I hung out with a bunch of jocks in high school. I myself wasn’t an incredible athlete. I ran track and cross-country, but I lived to watch my friends compete. I and a couple other friends would drive all over the state of Iowa to support our classmates. It was football and volleyball in the fall, basketball and wrestling in the winter, baseball and softball in the summer. When we weren’t competing or cheering on the competitors, we aimlessly searched for some form of entertainment. Being athletes, we decided to steer clear of alcohol and drugs. In a flashback scene in television’s Lost, Season 1, Episode 22, Kate’s old friend Tom says, “No self-respecting man in Iowa goes anywhere without beer.” The writer of this episode, Javier Grillo-Marxuach, was born in San Juan, Puerto Rico. However, he must’ve spent some time in Iowa…because there is a significant amount of truth in Tom’s statement.
During the early 90s, teenagers in small-town Iowa drank beer. If you didn’t drink beer, you had to be extremely creative in order to navigate along the seas of boredom and depression. The train tracks was a place of despair and hope all wrapped up in one pleasant parallel package. It was here where we would complain about our problems and watch the sky in hope of seeing a shooting star to wish them away. Our virgin trip was innocent—when isn’t it? Peeing on cars was desultory—a need to relieve oneself while cars passed underneath. I suppose the sound of rubber on concrete can influence one’s bladder to where your new-found control is as if you’re a five-year-old entering a hot bath. The tracks crossed Highway 20—about two miles from our starting point. The highway was divided, giving us two advantages:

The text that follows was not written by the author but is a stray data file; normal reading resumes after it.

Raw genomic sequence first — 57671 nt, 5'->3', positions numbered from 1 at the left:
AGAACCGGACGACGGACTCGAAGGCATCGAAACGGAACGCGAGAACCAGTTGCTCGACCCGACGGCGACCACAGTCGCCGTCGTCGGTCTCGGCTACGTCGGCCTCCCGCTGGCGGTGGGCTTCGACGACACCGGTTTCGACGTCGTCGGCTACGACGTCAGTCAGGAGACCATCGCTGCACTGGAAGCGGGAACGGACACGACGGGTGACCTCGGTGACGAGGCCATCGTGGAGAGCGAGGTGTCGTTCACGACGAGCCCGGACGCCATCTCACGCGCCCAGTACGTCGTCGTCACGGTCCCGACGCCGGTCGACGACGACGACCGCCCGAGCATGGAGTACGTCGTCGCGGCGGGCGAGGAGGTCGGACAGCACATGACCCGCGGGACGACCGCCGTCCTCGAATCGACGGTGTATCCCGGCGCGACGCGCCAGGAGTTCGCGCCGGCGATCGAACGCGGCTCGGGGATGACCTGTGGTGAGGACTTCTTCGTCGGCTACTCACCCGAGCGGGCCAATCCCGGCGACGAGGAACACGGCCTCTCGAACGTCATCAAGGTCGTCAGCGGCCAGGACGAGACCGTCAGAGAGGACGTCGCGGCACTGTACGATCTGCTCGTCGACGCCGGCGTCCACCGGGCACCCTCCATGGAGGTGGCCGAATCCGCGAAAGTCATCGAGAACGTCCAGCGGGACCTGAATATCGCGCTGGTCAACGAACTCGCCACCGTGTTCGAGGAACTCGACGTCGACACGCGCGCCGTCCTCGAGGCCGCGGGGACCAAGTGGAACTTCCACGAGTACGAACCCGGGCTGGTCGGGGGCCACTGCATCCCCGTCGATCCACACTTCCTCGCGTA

- Lots of traffic
- Limited possibility for the driver to retaliate
We would make our way to the end of the main drag where the old P & P gas station glowed under bright lights. Beyond the P & P was the gateway into the welcoming darkness, as if modern civilization disappeared immediately behind the small filling station. We stepped into the P & P and purchased our beverages of choice in order to prepare our bladders for their eventual targets. We began our journey to the bridge just behind the P & P. The trip always seemed short. Like a scene from Stand by Me, we would swap stories, taunt each other, or silently walk along the tracks while peering into the distant stars of the night sky. The sound of cars would pervade our ears as we approached the bridge. Our anticipation had reached its maximum; we were ready for war.
We would all carefully select our mark…a pickup, a Lincoln Continental, and the prize of all prizes—the famed eighteen-wheeler. Upon my turn to go, I kneeled down at the edge of the bridge and positioned myself for the initial strike. I was a trained sniper, and as my victim approached, I fired. The monotonous sound of water verses pavement was broken only for a moment with the intrusion of steel-glass-steel. I laughed and watched my victim disappear into the distance. Occasionally, brake lights would send out a warning that the driver had detected our presence. Often, the traveler would persist as if nothing had disturbed his weary passage. We’d chortle and sit down on the edge of the bridge. After a few jests, we’d all sit silently with our legs dangling off the bridge and ponder the day when we would all cross that bridge for good—the glorious day when we would escape the tedium of our little town and venture into the brave new world. While retreating from the battle lines, our conversations were deep and meaningful, and we would frequently throw rocks along the rails ahead—hoping to create a spark.